embodies the late '70s/early '80s artpunk sound, or channels it, at least.
A little clangy '90s rock, a little Mission of Burma, a little early grit new
wave ala Cleveland or Kansas City (especially when they add keyboards);
there's even a track of surf-instrumental spazz with sax. Todd Nudelman
still has the Mark E. Smith whine and pacing, but no mock-Mark scrawling
drawl in the phrasing. The record is all elbows, jockeying with itself as
it jabs across 37 minutes. Yet this is not from ferocity or a predatory
nature, it's all planned out ahead, and jiggly from the nervousness of
action. [RE]

THE MOUNTAIN GOATS "The Coroner's Gambit" (Absolutely Kosher) CD/LP  $13.99/$9.99
Before we go any further, I must address John Darnielle's title: is it a
chess strategy? Title of a lost Hogarth etching? Slang for a Cricket move
or a not-so-stable building support? No, it's (most likely) entirely made
up. But, like a lot of Darnielle's music, what is made up always works as a
metaphor for something else, some grand, yet hidden statement. I see 'The
Coroner's Gambit' as the process of having a rug pulled out from under you,
that whiplash/landing on your butt effect, being blindsided, of being
surprised in a not-so-pleasant manner. Originally part of a full-band album
that was supposed to come out on Ajax Records, Darnielle used some of
those tracks here, then added his more traditional man-with-guitar or
man-with-boombox songs for his first album in years. Nice surprises come
from wavery violin, pizzicato playing, the use of his soft voice along with
his strident one. He still builds his lyrics from the same blocks: a couple
on a trip, plant imagery and fertility, weather, divine interventions, dire
predictions, blood. But Darnielle's growth happens in inches and not feet,
so you know what to expect here, that is, if you've heard him before --
otherwise, listen to RA tracks above! [RE]

[V/A] "Sculpting from Drake Vol. 1" (Elsie and Jack) CD $12.99
This is something like the fourth or fifth Nick Drake tribute CD put
together in the last 10 years, and it's probably the most varied, or
at least the furthest 'out'. And it highlights the differences between
passionate and dispassionate renditions, between reverent and casual.
You'd think that the better art might be made from the passionate, the
reverent. In fact, that's not the case on this. For instance, Archer Prewitt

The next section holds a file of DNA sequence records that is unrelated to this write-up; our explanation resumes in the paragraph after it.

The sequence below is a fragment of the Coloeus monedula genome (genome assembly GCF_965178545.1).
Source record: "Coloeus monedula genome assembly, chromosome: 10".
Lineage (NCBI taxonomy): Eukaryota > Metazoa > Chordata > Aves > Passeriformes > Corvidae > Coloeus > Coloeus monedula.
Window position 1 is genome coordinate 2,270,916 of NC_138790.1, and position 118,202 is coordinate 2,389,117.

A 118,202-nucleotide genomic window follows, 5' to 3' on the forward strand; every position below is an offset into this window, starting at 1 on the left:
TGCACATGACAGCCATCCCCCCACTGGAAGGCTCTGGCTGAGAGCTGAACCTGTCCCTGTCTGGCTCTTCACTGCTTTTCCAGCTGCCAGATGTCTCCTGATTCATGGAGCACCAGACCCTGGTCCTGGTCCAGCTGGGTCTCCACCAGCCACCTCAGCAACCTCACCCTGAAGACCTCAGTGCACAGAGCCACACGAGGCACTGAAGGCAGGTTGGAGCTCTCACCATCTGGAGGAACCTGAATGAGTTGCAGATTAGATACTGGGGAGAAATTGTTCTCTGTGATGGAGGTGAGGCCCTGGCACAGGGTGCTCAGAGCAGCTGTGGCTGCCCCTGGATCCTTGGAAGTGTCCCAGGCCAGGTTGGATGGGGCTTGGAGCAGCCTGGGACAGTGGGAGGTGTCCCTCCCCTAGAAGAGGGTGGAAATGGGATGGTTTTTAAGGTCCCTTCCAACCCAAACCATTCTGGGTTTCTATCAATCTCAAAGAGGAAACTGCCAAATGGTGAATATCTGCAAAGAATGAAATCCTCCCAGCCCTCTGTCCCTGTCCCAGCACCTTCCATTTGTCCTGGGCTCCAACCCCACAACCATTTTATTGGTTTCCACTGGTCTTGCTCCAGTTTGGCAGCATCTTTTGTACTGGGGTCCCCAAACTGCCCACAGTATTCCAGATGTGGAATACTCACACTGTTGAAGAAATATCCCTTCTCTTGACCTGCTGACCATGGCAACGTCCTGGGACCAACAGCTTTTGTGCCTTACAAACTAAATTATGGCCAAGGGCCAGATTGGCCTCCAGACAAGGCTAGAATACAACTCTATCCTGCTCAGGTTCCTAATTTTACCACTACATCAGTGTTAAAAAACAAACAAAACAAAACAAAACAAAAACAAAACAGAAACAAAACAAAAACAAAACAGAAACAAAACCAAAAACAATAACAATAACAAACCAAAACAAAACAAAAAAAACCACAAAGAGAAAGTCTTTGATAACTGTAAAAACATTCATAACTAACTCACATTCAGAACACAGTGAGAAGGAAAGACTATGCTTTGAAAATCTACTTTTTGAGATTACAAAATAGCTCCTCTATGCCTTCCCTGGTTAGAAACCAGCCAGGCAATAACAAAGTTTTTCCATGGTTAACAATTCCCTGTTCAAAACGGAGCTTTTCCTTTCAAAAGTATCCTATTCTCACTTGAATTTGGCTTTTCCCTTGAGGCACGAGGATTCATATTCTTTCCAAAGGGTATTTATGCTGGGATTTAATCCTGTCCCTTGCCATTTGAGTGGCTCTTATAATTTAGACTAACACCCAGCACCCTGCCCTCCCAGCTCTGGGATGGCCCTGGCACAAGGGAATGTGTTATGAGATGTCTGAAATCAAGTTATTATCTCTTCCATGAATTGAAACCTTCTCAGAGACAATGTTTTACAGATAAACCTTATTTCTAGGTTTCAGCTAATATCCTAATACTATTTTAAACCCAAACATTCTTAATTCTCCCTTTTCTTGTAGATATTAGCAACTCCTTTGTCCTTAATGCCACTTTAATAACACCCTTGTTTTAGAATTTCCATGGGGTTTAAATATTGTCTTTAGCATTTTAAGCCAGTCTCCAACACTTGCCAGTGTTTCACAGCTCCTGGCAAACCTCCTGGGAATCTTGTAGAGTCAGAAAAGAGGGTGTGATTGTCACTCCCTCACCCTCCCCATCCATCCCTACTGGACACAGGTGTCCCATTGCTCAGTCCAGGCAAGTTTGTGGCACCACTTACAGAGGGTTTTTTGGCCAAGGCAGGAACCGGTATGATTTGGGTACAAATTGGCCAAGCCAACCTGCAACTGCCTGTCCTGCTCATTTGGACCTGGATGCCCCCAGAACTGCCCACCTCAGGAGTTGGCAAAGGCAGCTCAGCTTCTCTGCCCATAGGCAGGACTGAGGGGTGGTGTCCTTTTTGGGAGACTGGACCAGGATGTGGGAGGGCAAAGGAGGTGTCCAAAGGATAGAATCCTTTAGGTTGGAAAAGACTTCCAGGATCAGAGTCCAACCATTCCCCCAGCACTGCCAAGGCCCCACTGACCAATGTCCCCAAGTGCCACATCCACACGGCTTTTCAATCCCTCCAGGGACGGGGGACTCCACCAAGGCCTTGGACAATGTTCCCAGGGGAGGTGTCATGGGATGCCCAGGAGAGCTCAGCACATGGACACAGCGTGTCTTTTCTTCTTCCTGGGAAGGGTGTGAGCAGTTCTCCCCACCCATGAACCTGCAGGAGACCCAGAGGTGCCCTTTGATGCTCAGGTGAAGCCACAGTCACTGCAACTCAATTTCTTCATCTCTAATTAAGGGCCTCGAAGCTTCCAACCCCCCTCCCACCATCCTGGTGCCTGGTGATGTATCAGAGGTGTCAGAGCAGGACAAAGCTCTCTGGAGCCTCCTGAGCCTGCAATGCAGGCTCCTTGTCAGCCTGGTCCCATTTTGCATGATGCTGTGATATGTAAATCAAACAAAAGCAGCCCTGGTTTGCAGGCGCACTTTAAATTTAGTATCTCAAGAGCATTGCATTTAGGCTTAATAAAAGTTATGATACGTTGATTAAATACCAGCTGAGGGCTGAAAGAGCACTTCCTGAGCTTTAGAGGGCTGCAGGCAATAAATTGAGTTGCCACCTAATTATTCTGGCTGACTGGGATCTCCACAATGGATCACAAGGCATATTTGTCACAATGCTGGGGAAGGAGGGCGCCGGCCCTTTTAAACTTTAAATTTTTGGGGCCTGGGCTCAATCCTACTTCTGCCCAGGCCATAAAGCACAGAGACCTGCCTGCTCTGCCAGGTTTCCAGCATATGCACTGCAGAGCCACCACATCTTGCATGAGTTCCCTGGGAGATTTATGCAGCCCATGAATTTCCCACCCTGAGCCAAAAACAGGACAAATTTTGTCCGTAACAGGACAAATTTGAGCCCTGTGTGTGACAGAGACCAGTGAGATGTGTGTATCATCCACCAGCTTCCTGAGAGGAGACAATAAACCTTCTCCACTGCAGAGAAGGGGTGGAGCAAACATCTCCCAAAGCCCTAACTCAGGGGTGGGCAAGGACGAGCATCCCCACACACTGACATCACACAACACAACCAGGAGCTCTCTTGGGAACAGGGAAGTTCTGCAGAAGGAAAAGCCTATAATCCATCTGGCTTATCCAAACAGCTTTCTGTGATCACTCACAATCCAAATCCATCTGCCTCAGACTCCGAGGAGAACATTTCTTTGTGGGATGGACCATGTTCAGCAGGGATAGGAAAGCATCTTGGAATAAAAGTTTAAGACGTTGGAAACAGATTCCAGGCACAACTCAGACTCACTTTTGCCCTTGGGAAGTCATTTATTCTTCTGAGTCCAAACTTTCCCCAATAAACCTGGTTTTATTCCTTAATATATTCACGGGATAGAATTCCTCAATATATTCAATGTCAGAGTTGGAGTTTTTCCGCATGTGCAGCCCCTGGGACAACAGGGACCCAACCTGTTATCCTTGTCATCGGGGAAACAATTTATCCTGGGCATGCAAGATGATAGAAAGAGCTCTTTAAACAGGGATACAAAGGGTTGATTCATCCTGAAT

attempts to recreate the Drake effect so completely, that the song may
as well not exist at all, absorbed as it is into it's evocation of Drake --
there's no Prewitt in it. On the other hand, Ray Speedway take a song
that is so close and dear to Drake fans, the inimitable 'Pink Moon', and
makes it into?a funky hardcore tekno track, the "pink moon, yeah, it's a
pink moon" becoming the accent to the dancefloor beats. It's silly fun.
The best track here is Electroscope's nine-minute, wide-ranging electronics
and muddled, humming machinery, which nestles 'Things Behind the Sun'
within. Ben Vida's drawn-out solo guitar track sounds at first like a slow
improvisation, yet gradually you realize he's following the melody of 'Horn'
with a steady grace. Of solid, perfect character, Drake's songs glitter through
whatever arrangements are piled around or on top of them. The overall
sense here is a cross between dark, reverb-y 4AD style and Time Stereo's
noise-becomes-pop aesthetic (the man at the intersection of those two
labels, Warn Defever's own track here is in ESP-family antique hillbilly
mode, as if recorded on the worst, most decayed wax cylinder he could
find). [RE]


[V/A] "Fluxus Anthology" (Anthology, Italy) CD $17.99
The only CD available at the moment that captured an art movement never
meant to be frozen. So as I'm resentful these were caught, I'm also
grateful. Without them, I'd have less of a picture of Fluxus' pointed,
gleeful randomness. The CD is not a Fluxus' Greatest Hits -- no Joe Jones
Mechanical Orchestra, no Charlotte Moorman, no George Macunias, no Richard
Maxfield, no Japanese artists, either (except for Yoko, making that toilet
flush). Ideally, to keep it in Fluxus mode, this aural document should be
tossed to the winds at least, free to all, but I don't think you'd EVER
find one of these tracks on Napster. You need this for: Robert Filliou's
bird call-imitations. A tiny fragment of La Monte Young's Dream House, the
singing/gargling version! A number of self-referential monologues (which
don't raise an eyebrow now, but did in 1971 -- listen to Ben Vautier above).
Joseph Beuys' new wave anti-politik song -- admittedly, it's a little late
at 1982, and not quite in the same spirit, but it's nice to have it
nonetheless. Plinky, random piano bursts. Early turntable noise goofiness.
Thundering masses of blankness and static. As these things should never be
'performed' in revival (the whole point, the freshness of the gesture would
be removed, rendering the pieces meaningless), the only thing better than
this CD would be a video of the happenings as they happened, or, okay,
being there the first time 'round. The whole package contains long essays
and personal chronologies of various characters associated with the
movement, copious notes and charts, done up what is now the Fluxus
'aesthetic'. [RE]

BIRDIE "Some Dusty" (Kindercore) CD $12.99
Birdie is the project of Debsey (formerly of Dolly Mixture) and Pete, who
were brought together, musically, when both accompanied Saint Etienne on a
tour. Sweet, British, twee, slightly retro -- exactly as you'd expect.
Reminds me of Confetti, in the duo-aspect, simplicity, and stylized
approach (in the "we've a stylist" way). Best where they venture gorgeously
into ascending and descending harmonies? Finally available at a domestic
price. [RE]

This week's newsletter penned by: Tom Capodanno [TC], Robin Edgerton [RE],
Lisa Garrett [LG], Michael Goodstein [MG], Duane Harriott [DH], Philip
Waldorf [PW].

Thanks for reading.
-all of us at Other Music